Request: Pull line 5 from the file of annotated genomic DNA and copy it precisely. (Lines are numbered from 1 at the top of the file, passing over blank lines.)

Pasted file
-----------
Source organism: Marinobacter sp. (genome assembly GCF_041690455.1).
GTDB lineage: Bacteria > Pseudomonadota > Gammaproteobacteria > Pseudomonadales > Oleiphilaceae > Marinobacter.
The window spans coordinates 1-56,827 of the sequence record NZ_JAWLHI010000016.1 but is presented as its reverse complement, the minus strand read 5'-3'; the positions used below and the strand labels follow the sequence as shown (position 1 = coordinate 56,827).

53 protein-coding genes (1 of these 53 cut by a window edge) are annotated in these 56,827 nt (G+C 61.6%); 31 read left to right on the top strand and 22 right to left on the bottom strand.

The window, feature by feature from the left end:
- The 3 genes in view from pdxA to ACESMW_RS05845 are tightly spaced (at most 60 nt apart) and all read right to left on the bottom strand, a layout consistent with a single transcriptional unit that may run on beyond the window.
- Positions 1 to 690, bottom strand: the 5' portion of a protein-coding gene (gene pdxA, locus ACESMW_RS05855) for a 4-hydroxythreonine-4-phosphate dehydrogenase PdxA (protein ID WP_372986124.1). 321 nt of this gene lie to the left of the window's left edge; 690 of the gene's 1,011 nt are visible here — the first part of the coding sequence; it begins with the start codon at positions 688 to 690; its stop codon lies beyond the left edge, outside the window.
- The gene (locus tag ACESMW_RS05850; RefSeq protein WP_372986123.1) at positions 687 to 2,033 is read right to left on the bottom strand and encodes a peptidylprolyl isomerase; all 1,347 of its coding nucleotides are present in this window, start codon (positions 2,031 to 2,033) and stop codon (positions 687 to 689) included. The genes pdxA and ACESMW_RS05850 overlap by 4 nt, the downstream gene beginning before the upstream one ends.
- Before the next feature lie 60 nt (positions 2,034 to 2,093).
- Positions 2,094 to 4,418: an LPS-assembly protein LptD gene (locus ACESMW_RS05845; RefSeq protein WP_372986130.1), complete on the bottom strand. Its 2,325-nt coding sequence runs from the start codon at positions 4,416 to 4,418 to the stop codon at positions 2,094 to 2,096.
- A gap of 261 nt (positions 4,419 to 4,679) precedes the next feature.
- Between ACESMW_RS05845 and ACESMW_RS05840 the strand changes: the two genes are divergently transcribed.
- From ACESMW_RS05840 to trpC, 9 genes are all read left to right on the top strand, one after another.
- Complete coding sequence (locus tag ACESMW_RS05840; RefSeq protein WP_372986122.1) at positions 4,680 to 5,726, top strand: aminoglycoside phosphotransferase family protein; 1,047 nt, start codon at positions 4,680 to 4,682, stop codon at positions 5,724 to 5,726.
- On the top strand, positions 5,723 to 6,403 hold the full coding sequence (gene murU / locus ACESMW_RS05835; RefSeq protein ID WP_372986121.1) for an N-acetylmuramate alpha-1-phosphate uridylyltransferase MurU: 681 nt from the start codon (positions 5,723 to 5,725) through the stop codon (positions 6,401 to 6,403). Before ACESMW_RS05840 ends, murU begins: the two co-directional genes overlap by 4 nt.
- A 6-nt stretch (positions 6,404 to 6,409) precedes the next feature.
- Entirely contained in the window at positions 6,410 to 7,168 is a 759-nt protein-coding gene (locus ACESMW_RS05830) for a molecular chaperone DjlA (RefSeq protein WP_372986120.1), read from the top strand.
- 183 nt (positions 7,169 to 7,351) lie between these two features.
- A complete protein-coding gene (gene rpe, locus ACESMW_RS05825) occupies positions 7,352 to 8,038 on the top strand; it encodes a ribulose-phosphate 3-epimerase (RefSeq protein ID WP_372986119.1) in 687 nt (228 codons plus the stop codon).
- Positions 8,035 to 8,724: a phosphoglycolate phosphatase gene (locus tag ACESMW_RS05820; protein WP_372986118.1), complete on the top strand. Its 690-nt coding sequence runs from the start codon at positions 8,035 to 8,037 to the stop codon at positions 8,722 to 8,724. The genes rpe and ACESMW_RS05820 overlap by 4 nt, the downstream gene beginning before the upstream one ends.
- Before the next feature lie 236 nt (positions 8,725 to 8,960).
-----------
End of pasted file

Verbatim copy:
The window, feature by feature from the left end: